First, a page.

I’ll never forget the day my heart jumped in my chest when the optometrist said, “This is serious.” I’ll never forget staring at my beautiful 5 year old daughter as he explained what could be wrong with her eyes. It shocked me that he was more shook up than I was. After all, I’ve been through the news that my child is deaf. I’ve been there and held her and rocked her as she underwent multiple procedures and surgery and appointment after endless appointment of audiology programming and countless hours of therapy. Those important and powerful yet often mundane experiences really toughen up a parent, you know?
But this time, something was different. Before there was a clear path. Before we were confident in choosing cochlear implants for our child so she could hear and develop normal speech and language skills. She would be able to hear our lullabies, birds chirping, soft whispers, and she’d be able to tell us, “Mommy, I’m scared.” Or “Daddy, I love you.” We took all the steps. We followed the rules. We put the time in. We practiced. We encouraged. We cried, and we cheered. The audiology/speech therapy/child education world boasts of Gianna as a success story of a cochlear implant child.
But this time — the words, “there is no known treatment” slammed into my chest like a 1,000 tons. No answers. No direction. Just a bunch of, “We don’t know. I’m sorry.” Before it was that my child couldn’t hear me, but she can hear with cochlear implants! But now? Now she may lose her vision. What about God’s beauty? Sunsets, oceans, mountain ranges. What about the love showing on my face? What about the ability to read (she loves to read)? Driving a car?
With these relentless and pounding thoughts, there’s that temptation to sink. To go down lower than I thought I could go. Desperation and helplessness. Grasping and tight breathing. I often wonder if parents struggle much more than their child. Because as parents, we often want our child’s world to be perfect, free of suffering, error, and trials. We want to protect them. And when we can’t have control over that, we mourn. We grieve. We lament. We might even spiral into that helplessness and see no way out.
Well, praise the Lord that I have something that pulls me right up out of that sinking experience. It really can feel like I’m surrounded by water, tons of weight. It can feel like I’m holding my breath. But God’s grace is infinitely more powerful than those thoughts, feelings, and experiences. Many times all I need to do is imagine Jesus on the boat with me. The storm rages on. The waves crash. At times I feel like I am in danger, out of control. But the second I lock my eyes on Jesus and draw close to Him, I don’t see anything else. The storm doesn’t stop. But it doesn’t matter. I only see Him. He places my hand on His Sacred Heart, and I feel peace. Joy. Contentment.
What?? Peace and joy in the midst of a trial. To be honest, it feels more like a trial of the unknown rather than a trial of the possible setbacks caused by vision loss or blindness. But that peace brings me back and grounds me in God’s truths. And there are so many. He promises so many things.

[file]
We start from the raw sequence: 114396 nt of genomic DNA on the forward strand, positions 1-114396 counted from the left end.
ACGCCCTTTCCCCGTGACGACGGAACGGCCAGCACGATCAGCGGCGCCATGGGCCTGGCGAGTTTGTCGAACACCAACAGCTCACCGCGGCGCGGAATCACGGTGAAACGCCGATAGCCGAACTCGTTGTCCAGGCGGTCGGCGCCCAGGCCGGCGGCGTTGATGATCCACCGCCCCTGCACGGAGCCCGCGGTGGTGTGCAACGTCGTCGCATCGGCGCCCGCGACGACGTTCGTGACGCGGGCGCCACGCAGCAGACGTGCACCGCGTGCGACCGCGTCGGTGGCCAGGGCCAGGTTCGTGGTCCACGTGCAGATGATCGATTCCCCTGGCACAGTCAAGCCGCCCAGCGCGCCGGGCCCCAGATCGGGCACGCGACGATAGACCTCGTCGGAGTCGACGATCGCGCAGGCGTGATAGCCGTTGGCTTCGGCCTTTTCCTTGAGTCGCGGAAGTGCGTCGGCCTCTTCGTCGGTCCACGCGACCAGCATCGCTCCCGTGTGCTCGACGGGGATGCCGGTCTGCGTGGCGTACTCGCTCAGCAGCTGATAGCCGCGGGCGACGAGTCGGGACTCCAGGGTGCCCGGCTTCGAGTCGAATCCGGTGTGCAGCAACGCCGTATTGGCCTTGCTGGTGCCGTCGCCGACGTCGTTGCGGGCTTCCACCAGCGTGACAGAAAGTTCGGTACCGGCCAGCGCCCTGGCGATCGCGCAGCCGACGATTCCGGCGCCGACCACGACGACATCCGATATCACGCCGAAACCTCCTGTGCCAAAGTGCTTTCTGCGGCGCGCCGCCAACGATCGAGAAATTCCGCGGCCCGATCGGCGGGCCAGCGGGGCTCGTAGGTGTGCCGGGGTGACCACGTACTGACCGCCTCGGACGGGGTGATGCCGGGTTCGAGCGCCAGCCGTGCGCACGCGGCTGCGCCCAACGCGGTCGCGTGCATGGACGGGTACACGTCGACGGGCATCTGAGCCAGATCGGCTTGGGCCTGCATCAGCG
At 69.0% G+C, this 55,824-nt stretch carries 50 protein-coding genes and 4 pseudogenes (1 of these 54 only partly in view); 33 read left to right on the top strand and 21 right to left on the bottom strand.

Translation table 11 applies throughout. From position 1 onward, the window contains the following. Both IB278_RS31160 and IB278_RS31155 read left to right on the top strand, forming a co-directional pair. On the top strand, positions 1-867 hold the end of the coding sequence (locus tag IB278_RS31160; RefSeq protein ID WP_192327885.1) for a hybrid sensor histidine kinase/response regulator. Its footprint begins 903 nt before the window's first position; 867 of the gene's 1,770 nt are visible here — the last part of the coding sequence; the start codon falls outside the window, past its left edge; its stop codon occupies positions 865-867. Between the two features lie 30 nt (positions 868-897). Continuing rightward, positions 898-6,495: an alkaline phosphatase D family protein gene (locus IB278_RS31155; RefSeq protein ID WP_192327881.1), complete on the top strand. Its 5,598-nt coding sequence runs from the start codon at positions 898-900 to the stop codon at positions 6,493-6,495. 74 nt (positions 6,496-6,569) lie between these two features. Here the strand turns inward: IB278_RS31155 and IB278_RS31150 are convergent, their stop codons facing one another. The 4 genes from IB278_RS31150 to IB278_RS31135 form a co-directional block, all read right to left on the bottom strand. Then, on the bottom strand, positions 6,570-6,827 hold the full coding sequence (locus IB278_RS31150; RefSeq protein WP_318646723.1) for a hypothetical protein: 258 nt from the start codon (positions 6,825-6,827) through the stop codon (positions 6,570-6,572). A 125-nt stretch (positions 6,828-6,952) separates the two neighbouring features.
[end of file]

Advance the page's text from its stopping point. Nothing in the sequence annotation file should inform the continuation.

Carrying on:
We can do all things through Him Who strengthens us. We are not alone; He is with us in our pain and suffering. After all, He endured the greatest pain and suffering. He promises that the blindness of sin and evil is much more grave and horrible than the blindness of the physical eyes.
He makes all things new. This earthly life presents challenges, disabilities, tragedies, heartbreak, etc, but it’s temporary. So temporary. It’s not the end because we are not made to dwell on earth forever. We are made to live eternally.
He promises the sanctification of our souls for the greater glory of His Kingdom. He does not promise that we will know the exact reason for trials and suffering, but one day we will understand.
He promises that if we unite our hearts with His Heart at every moment we are struggling, we will experience an unexplainable and unsurpassable peace.
And so this brings me up out of the depths of hopelessness. Proof of this is that I cried the entire time I was writing this *until* I started sharing how God’s grace is powerful and how I can be grounded in God’s true promises. These promises from God and constant surrender are what give me strength to be excited about what God has in store for Gianna, my beautiful, strong, intelligent, talented, persistent, independent little girl. He will do great things with her. This might include a miracle. And it might not. I will trust in His Divine Wisdom. But no matter what, nothing will stand in Gianna’s way as she stands on her Rock of Salvation.
Let’s all remember these promises together and when we sink, we can pray, “Heavenly Father, I know you’re there. I surrender this trial to you and I seek your unsurpassable peace. Jesus, I trust in you.”
-Hayley Joy Kaffar
Hayley’s eldest daughter Gianna was born in 2010. Soon after her birth, Gianna failed several hearing screens and eventually it became clear to her parent’s that cochlear implants were the best option for Gianna’s future. The surgery and subsequent therapies were successful, making her parents hopeful that over time Gianna would have the opportunity to attain normal speech and language skills. However, in April 2016 the Kaffars learned that Gianna also has a retinal dystrophy (a disorder of visual function) and may also have Usher Syndrome (which includes hearing loss, vision impairment, and balance issues). At this point in time, it is unknown the extent or rate in which Gianna may lose vision. Consequently the hope is to ensure that Gianna continues to receive the most updated cochlear implants possible, optimizing her hearing as her sight continues to decline. To learn more about Gianna’s journey and to support the Kaffar family, please visit their Facebook page Gianna’s Jewels.